Judges at the international Criminal Court (ICC) in The Hague are set to consider whether the prosecutor Fatou Bensouda will be allowed to open a case into alleged war crimes in Afghanistan after she filed her request last November. With her request the court also opened the procedure for victims’ representation where those who may be directly concerned by the specific situation can register to have their views and concerns regarding a possible investigation heard. But on the eve of January 31 – the deadline for such submissions – victims’ organizations and observers on the ground say the court is not doing enough to reach the thousands of people affected.
26 September 2017 by Janet H. Anderson, The Hague (The Netherlands)
Every few weeks it seems one NGO or another is lobbying to get its issue onto the agenda of the ICC’s prosecutor. It’s a tribute to the way that the International Criminal Court has come to be seen as an avenue for justice. But it also means that there’s a lot of noise, without necessarily much action.
IJT 188 takes a close look at Guatemala's newly opened 'high-risk' court, which many hope will expedite lawsuits concerning the country's decades-long armed conflict.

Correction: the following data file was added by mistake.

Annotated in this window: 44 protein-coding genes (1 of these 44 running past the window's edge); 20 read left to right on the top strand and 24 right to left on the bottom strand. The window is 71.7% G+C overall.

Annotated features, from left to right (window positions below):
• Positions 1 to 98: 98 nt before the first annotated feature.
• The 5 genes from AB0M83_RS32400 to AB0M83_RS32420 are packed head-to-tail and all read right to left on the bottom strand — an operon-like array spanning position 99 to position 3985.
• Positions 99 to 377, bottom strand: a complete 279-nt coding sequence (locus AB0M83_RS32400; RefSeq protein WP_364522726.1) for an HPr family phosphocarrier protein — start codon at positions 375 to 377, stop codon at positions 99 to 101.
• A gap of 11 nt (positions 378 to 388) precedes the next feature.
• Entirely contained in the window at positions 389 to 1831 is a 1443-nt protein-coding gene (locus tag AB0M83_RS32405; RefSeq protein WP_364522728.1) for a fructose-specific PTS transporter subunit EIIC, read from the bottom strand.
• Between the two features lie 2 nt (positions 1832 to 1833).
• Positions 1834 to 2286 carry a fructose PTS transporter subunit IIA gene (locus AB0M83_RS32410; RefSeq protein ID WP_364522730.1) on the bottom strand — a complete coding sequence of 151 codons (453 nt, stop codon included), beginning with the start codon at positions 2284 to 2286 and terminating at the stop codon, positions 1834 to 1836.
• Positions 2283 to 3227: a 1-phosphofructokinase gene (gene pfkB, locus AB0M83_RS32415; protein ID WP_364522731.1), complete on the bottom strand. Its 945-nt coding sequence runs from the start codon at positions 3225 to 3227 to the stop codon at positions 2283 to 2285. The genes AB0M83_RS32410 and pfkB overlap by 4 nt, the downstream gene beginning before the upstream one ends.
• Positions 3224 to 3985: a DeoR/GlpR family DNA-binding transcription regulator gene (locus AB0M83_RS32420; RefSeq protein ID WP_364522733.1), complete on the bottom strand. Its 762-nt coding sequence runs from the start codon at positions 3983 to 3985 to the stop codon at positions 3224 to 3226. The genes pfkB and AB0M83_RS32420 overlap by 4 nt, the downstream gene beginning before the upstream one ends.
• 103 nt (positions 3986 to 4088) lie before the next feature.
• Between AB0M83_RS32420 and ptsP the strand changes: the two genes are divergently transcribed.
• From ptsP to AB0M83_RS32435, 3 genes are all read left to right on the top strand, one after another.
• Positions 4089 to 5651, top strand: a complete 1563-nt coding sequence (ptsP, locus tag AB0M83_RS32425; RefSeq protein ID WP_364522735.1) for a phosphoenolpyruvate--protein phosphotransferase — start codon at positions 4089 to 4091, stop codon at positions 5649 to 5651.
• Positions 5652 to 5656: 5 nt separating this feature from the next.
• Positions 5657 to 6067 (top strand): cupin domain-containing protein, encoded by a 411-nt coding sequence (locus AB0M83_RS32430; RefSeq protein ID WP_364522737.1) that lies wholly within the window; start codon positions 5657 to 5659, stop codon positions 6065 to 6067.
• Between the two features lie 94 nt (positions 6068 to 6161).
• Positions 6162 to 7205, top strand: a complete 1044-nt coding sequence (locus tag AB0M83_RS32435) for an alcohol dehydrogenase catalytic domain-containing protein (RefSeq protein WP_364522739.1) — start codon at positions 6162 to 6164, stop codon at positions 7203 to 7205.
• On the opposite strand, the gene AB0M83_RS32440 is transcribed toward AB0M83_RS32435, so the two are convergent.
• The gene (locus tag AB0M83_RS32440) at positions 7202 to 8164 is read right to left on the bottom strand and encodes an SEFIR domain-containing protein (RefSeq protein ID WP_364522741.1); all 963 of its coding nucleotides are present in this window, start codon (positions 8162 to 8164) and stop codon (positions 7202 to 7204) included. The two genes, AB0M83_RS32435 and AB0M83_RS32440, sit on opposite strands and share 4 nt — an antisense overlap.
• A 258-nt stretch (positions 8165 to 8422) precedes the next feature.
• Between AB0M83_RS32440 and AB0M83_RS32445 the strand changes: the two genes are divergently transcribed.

In the Netherlands, an Afghan army commander-turned-Dutch national was arrested and accused of war crimes allegedly committed in 1979.
In Bangladesh, two men were hanged for committing international crimes during the war of independence, compelling many Bangladeshis to celebrate and international human rights organizations to question the International Crimes Tribunal's fairness.
While ICC state parties held their annual meeting last month in The Hague, groups discussed on the side whether ecocide could become the fifth crime against peace.
12 November 2015 by Benjamin Duerr, The Hague (The Netherlands)
In an extraordinary case testing the boundaries of universal jurisdiction and refugee law, an alleged war criminal of Afghan origin who had acquired Dutch nationality has been arrested in the Netherlands at the initiative of victims.